One of the stories from Sandy that makes me very sad is that the HMS Bounty, her captain, and one crew member were lost. The Bounty was harbored in St. Petersburg’s Vinoy Basin for years. As a matter of fact, my junior-high school beau and his father were part of the crew who sailed her on her maiden voyage to St. Pete. I remember what a hoopla it was when she arrived. She became part of our city very easily. The fact that she is forever lost with her captain (also from St. Petersburg) and one of Fletcher Christian’s (the REAL Fletcher Christian from mutiny fame) multiple-great-granddaughters were lost makes the loss so much more difficult.
These storms are not to be trifled with. Who can ever forget the story of the “Perfect Storm” of 1991 in which a Nor’easter intertwined with Hurricane Grace in which there was so much damage and the fishing vessel Andrea Gail were lost.
My first hurricane memory was that of Hurricane Donna in 1960. Daddy had to tape and board up all the windows in the house. We had sliding-glass doors in the living room, so those took a lot of work. Our house was cement block with brick, so we knew that she wasn’t going anywhere, but – the windows – those were a different story. I tried to help as much as I could with the tape. Mostly, though, I was told to keep an eye on my baby brother. When the storm began to really scream, my parents took my brother into their room with them. My room had a high window that looked over the front entry porch. Our family car was in the garage, but my dad’s little Austin Healy Sprite wouldn’t fit in the garage with the big car. He had pulled it up onto the entry porch – which had cast iron supports along one side and the block and brick of the house along the other and the front. The back, however, was completely open. I remember listening to the transistor radio that my parents had given me while the commentators were driving around the area reporting on the storm. One of them went to the Gandy Bridge (which was – at the time – the major bridge between St. Petersburg and Tampa). He was reporting the bridge closed because waves were breaking over it. That really struck home then – as it does now – because that bridge is in Tampa Bay. The bay can get really choppy, but to have that kind of wave action is almost unheard of.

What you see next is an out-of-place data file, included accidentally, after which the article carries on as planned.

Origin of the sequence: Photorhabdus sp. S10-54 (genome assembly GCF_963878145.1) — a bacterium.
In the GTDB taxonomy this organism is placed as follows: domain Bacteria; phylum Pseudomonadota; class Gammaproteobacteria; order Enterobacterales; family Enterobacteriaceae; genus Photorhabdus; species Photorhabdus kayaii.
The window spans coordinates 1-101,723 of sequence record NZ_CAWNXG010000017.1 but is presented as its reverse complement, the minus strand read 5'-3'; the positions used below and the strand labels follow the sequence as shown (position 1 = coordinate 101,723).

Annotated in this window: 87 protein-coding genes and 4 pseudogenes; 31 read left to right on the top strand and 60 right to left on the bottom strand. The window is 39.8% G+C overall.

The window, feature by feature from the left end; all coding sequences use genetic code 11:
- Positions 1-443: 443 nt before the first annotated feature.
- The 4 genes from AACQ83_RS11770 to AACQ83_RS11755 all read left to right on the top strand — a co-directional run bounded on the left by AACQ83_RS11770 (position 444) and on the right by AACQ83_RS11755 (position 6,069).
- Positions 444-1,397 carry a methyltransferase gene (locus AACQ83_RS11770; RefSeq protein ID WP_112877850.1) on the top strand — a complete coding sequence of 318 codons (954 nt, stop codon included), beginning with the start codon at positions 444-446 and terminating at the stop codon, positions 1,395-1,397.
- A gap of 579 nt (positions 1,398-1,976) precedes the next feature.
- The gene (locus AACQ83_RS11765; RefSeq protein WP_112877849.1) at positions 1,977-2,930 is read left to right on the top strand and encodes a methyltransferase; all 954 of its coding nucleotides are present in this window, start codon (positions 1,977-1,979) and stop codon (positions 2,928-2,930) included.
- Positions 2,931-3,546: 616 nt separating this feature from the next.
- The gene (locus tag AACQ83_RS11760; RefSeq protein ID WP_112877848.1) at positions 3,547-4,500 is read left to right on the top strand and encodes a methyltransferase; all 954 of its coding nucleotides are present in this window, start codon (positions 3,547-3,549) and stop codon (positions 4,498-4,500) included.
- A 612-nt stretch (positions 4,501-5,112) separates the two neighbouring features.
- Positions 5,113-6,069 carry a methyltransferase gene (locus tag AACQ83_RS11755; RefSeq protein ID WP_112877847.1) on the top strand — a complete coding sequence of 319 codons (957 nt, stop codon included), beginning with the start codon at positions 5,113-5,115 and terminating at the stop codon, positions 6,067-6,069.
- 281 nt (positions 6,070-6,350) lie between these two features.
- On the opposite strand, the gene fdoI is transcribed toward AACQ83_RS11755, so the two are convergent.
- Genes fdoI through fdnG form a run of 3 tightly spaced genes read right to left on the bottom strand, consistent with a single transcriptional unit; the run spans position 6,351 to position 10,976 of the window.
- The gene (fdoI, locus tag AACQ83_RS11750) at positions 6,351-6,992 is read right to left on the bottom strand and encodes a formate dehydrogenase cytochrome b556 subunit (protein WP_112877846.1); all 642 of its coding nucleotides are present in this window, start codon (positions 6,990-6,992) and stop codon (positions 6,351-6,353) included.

I was so worried about Dad’s little car. I remember watching out the window as it lifted up (wheels completely off the ground) and bumped down. I was sure it was going to be destroyed, so I watched over it as best as I could. Surprisingly, the little car made it through the storm with only superficial damage. I always felt like I had helped “save” it.